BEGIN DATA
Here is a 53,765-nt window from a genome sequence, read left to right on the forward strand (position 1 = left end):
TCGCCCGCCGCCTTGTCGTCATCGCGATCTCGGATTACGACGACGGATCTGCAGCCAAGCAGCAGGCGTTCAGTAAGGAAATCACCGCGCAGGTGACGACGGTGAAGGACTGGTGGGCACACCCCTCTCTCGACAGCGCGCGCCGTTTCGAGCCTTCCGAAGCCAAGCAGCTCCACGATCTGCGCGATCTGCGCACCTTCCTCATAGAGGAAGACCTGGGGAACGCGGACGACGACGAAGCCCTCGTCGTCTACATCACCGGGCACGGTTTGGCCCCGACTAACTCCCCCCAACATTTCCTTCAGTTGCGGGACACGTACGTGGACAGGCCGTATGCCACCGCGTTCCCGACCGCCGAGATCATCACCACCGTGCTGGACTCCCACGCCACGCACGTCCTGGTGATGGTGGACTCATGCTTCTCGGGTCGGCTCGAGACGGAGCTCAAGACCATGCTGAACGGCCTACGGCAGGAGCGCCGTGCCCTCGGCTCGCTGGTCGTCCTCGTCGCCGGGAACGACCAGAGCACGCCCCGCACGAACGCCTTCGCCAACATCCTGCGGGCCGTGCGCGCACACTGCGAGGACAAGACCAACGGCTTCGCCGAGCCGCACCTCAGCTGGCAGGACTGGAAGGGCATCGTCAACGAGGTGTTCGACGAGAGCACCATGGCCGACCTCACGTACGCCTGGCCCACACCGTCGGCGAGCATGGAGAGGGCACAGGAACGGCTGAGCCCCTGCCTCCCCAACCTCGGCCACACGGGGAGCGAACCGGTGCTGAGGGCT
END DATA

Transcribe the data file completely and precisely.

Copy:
Here is a 53,765-nt window from a genome sequence, read left to right on the forward strand (position 1 = left end):
TCGCCCGCCGCCTTGTCGTCATCGCGATCTCGGATTACGACGACGGATCTGCAGCCAAGCAGCAGGCGTTCAGTAAGGAAATCACCGCGCAGGTGACGACGGTGAAGGACTGGTGGGCACACCCCTCTCTCGACAGCGCGCGCCGTTTCGAGCCTTCCGAAGCCAAGCAGCTCCACGATCTGCGCGATCTGCGCACCTTCCTCATAGAGGAAGACCTGGGGAACGCGGACGACGACGAAGCCCTCGTCGTCTACATCACCGGGCACGGTTTGGCCCCGACTAACTCCCCCCAACATTTCCTTCAGTTGCGGGACACGTACGTGGACAGGCCGTATGCCACCGCGTTCCCGACCGCCGAGATCATCACCACCGTGCTGGACTCCCACGCCACGCACGTCCTGGTGATGGTGGACTCATGCTTCTCGGGTCGGCTCGAGACGGAGCTCAAGACCATGCTGAACGGCCTACGGCAGGAGCGCCGTGCCCTCGGCTCGCTGGTCGTCCTCGTCGCCGGGAACGACCAGAGCACGCCCCGCACGAACGCCTTCGCCAACATCCTGCGGGCCGTGCGCGCACACTGCGAGGACAAGACCAACGGCTTCGCCGAGCCGCACCTCAGCTGGCAGGACTGGAAGGGCATCGTCAACGAGGTGTTCGACGAGAGCACCATGGCCGACCTCACGTACGCCTGGCCCACACCGTCGGCGAGCATGGAGAGGGCACAGGAACGGCTGAGCCCCTGCCTCCCCAACCTCGGCCACACGGGGAGCGAACCGGTGCTGAGGGCT